Even though he’s immersed in a world of make-believe, Markus Maciel (BFA Toy Design, ’01) roots his work in real-life pragmatism. As assistant chair of the Toy Design Department at Otis College of Art and Design, Maciel helps students essentially re-live their childhoods as they dream up toy characters and games to successfully launch to market. “Even a simple toy has a story to tell,” Maciel says. “There’s a part of that toy that is going to allow a child to engage in their own imagination. A lot of times we don’t even consider how the toy will be played beyond the original story—that’s the magic and beauty of kids playing with something.”
But there’s a catch. “Toy design is an ever-changing landscape,” Maciel says. “We enforce the fact that all students have to design something that has a realistic standpoint and fingerprint—who are you making the toy for, what is the child’s age, how much will the toy cost, and does it fit the landscape of the market? It’s very easy to think of hypotheticals, but we always think of the realistic sense of a toy.”
And the toy marketplace can be a fickle place for designers. Competing for originality is a reliance on existing IP—Star Wars, the Marvel Universe, for example—so creating something fresh and new is tough in the crowded field. “The goal is to reinvent something, reinvent that fun and play pattern,” Maciel says. “Once that toy is purchased and taken home, what is the engagement about? Even just the packaging—the experience of taking the product out of its package—is half the fun now.” Technology also continues to shape the industry. Maciel says there is a digital fingerprint with toys, one that owes something to the influence and growth of online gaming, and a kid’s expectation of having a similar online experience with a physical toy: “‘Can I play with this toy and also share my interaction with it with someone else?’” Maciel says. In the near future, he adds, “Kids will have the capability of being able to design a toy, prototype it, and actually produce it at home. It’s going to change production in the industry.”
Toy Design at Otis College is taught to a spectrum of students, from the BFA candidates in the undergraduate program (one of only two colleges to offer a Toy Design degree in the United States), to adult students in the Extension program, to high-schoolers who attend Summer of Art.
Students of all levels learn how to ideate, draw, and make a model of their toy designs. Those in both the Extension and Summer of Art classes finish with fully fleshed out concept boards, and, in some cases, prototypes that are used to present their ideas to their peers. “These courses are challenging, there are a lot of new concepts that the students have to learn, fully digest, and then produce—not only a viable, unique product or toy concept, but a model that represents their idea,” Maciel says. “It’s a great way to get a general understanding of what a college-level course would entail. Despite these challenges, each year students push themselves in such surprising ways that keep me driven and excited to teach.”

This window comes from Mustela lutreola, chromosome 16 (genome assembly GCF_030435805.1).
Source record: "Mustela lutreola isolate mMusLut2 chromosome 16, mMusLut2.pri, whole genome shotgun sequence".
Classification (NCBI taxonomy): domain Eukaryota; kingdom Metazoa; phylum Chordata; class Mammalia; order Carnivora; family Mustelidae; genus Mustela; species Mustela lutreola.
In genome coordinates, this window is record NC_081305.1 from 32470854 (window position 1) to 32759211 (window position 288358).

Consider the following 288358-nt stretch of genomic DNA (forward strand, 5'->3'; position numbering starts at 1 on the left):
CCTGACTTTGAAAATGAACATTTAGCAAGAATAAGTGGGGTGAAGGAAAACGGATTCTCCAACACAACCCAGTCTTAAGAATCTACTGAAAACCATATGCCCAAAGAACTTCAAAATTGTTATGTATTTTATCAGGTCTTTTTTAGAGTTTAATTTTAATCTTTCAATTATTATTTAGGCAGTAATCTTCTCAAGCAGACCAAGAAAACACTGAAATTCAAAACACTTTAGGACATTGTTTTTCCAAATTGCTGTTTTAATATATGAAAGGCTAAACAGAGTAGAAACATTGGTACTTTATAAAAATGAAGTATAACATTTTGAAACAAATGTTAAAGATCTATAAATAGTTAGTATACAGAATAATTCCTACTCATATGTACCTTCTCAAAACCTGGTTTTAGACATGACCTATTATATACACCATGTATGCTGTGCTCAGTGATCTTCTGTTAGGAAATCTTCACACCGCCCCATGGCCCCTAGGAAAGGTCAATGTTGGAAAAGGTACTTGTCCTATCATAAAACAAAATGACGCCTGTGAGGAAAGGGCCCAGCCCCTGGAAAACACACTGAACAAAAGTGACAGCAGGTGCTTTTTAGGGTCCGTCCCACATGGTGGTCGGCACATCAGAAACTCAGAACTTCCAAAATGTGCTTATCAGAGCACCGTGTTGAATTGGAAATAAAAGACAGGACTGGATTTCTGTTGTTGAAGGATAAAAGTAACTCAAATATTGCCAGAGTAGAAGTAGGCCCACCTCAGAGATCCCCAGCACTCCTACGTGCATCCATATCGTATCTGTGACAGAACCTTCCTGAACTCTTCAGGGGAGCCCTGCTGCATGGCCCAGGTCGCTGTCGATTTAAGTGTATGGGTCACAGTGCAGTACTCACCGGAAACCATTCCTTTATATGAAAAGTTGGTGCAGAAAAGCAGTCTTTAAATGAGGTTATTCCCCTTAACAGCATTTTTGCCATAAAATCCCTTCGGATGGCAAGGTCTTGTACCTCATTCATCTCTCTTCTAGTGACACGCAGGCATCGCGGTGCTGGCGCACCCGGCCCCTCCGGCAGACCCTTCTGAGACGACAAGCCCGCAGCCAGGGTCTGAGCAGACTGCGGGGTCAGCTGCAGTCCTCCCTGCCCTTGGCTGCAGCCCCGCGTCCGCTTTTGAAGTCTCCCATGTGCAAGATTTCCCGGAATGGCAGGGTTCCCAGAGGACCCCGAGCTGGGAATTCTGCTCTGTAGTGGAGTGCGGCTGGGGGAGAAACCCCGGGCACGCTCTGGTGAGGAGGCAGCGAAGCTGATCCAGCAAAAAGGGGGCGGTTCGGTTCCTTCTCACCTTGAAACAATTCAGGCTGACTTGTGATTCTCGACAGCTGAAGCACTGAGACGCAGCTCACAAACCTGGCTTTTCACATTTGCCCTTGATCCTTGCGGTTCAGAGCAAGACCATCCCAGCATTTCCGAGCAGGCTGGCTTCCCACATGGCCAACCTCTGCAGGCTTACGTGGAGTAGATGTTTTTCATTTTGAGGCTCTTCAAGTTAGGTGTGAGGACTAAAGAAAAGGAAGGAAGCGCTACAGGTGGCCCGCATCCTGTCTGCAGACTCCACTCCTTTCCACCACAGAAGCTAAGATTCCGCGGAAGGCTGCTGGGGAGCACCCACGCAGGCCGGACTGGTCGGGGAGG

The ideal toy design student “is willing to learn new skills, is open to explore new concepts, and has a passion for design,” Maciel says. A love for toys is all you really need. “No matter our age, we never lose that sense of play.”
As a Toy Design alum who has spent over 15 years in the industry, Maciel knows how to prepare Otis College students for professional life in the field, having worked at Razor Scooter, International Toy, and Mattel, where he started a training center that conducted international training and development with toy designers. He also has his own toy design company, where he’s worked with most of the major toy companies in the business. “I came to [Otis College] when the Toy Design program first started. I was in the second graduating class,” Maciel says. “I studied design, but when I got hired at Mattel I went into the engineering department. My dad was an engineer in manufacturing, so I had some foresight…. I’ve had extensive experience with the production side, the manufacturing side, and design.”
Through it all, he’s never lost sight the childhood experiences that impact him to this day. “As a toy designer, your job is centered around entertainment licenses, brands, and the playfulness of toys,” Maciel says. “One element that adds so much value to the career of a toy designer is how your job is never boring. Play is inherent in who we are—as a toy designer, you have the chance to impact this in so many extraordinary ways.”
For more information about the Toy Design BFA program at Otis College, click here. For information about the Extension program, including Toy Design classes offered in Spring 2020, click here. Registration for Otis College’s Summer of Art program is now open to all students, ages 15 and older, who wish to study Toy Design or other courses offered as part of an intensive, four-week, pre-college program. For more information about Summer of Art, click here.